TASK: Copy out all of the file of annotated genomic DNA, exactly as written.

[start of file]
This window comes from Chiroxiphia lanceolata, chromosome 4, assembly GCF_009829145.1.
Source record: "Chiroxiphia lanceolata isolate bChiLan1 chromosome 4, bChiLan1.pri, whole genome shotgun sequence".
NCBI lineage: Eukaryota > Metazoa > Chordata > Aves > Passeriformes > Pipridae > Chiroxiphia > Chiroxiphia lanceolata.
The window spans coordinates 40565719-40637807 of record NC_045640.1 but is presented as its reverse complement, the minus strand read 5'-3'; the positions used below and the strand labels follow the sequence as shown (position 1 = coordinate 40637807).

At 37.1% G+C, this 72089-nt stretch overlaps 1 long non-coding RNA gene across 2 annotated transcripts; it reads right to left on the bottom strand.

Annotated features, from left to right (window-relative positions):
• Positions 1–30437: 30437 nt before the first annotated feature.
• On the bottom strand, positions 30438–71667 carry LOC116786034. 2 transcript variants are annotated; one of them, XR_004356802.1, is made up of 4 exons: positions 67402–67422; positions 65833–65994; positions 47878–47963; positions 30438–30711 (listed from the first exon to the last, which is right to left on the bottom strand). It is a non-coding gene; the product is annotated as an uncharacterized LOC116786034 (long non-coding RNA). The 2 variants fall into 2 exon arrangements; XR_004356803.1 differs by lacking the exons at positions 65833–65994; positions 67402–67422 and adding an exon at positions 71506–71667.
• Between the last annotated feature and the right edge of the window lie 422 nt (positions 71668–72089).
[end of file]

This window comes from Chiroxiphia lanceolata, chromosome 4, assembly GCF_009829145.1.
Source record: "Chiroxiphia lanceolata isolate bChiLan1 chromosome 4, bChiLan1.pri, whole genome shotgun sequence".
NCBI lineage: Eukaryota > Metazoa > Chordata > Aves > Passeriformes > Pipridae > Chiroxiphia > Chiroxiphia lanceolata.
The window spans coordinates 40565719-40637807 of record NC_045640.1 but is presented as its reverse complement, the minus strand read 5'-3'; the positions used below and the strand labels follow the sequence as shown (position 1 = coordinate 40637807).

At 37.1% G+C, this 72089-nt stretch overlaps 1 long non-coding RNA gene across 2 annotated transcripts; it reads right to left on the bottom strand.

Annotated features, from left to right (window-relative positions):
• Positions 1–30437: 30437 nt before the first annotated feature.
• On the bottom strand, positions 30438–71667 carry LOC116786034. 2 transcript variants are annotated; one of them, XR_004356802.1, is made up of 4 exons: positions 67402–67422; positions 65833–65994; positions 47878–47963; positions 30438–30711 (listed from the first exon to the last, which is right to left on the bottom strand). It is a non-coding gene; the product is annotated as an uncharacterized LOC116786034 (long non-coding RNA). The 2 variants fall into 2 exon arrangements; XR_004356803.1 differs by lacking the exons at positions 65833–65994; positions 67402–67422 and adding an exon at positions 71506–71667.
• Between the last annotated feature and the right edge of the window lie 422 nt (positions 71668–72089).